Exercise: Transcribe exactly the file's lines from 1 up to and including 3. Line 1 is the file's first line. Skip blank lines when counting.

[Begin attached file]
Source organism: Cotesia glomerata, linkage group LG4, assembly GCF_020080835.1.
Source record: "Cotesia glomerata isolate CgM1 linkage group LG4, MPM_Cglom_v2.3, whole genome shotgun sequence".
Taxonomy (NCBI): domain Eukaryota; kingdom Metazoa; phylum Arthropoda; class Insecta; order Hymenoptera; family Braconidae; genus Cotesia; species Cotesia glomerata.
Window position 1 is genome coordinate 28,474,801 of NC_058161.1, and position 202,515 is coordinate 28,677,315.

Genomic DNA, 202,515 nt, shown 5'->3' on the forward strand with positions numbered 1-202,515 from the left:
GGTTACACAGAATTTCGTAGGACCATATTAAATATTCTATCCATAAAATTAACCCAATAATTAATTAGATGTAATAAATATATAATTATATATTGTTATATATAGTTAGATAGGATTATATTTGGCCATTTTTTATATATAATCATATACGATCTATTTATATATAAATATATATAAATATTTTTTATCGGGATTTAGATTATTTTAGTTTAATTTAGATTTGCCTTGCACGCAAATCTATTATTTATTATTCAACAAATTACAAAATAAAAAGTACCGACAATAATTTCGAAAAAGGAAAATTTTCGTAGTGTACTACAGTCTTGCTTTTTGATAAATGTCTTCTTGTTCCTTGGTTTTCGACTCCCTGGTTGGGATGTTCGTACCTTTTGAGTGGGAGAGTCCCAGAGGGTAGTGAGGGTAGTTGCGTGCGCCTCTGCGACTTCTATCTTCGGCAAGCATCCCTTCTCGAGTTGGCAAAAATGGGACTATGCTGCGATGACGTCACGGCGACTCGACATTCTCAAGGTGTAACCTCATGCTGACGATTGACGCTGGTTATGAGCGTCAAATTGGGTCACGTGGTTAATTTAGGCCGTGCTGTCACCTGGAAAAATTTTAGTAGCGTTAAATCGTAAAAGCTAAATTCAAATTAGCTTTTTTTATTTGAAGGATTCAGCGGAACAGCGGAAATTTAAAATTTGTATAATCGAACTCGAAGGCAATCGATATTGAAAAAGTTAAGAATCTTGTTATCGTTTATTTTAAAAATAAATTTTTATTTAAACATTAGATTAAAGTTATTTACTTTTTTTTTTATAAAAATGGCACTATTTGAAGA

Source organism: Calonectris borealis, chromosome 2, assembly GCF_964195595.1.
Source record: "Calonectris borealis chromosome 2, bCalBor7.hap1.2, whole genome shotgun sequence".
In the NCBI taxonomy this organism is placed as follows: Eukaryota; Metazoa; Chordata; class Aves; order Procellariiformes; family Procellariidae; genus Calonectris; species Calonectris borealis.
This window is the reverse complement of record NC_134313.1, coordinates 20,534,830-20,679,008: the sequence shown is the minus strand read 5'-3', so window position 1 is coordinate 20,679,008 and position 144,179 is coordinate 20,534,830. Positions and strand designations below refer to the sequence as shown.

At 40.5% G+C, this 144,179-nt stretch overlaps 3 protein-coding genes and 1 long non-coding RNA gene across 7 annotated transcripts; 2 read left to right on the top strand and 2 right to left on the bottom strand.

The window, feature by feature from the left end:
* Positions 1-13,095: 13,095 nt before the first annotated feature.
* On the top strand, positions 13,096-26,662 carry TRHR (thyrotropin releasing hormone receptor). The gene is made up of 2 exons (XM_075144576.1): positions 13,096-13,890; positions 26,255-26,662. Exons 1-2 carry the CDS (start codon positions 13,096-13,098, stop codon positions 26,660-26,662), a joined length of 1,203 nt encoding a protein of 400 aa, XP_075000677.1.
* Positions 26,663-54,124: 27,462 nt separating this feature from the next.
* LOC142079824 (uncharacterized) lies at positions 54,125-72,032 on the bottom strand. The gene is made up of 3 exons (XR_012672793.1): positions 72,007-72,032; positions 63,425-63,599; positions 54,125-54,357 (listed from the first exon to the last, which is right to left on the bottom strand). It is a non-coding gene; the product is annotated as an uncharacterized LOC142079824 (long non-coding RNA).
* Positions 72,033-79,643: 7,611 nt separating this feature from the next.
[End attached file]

Source organism: Cotesia glomerata, linkage group LG4, assembly GCF_020080835.1.
Source record: "Cotesia glomerata isolate CgM1 linkage group LG4, MPM_Cglom_v2.3, whole genome shotgun sequence".
Taxonomy (NCBI): domain Eukaryota; kingdom Metazoa; phylum Arthropoda; class Insecta; order Hymenoptera; family Braconidae; genus Cotesia; species Cotesia glomerata.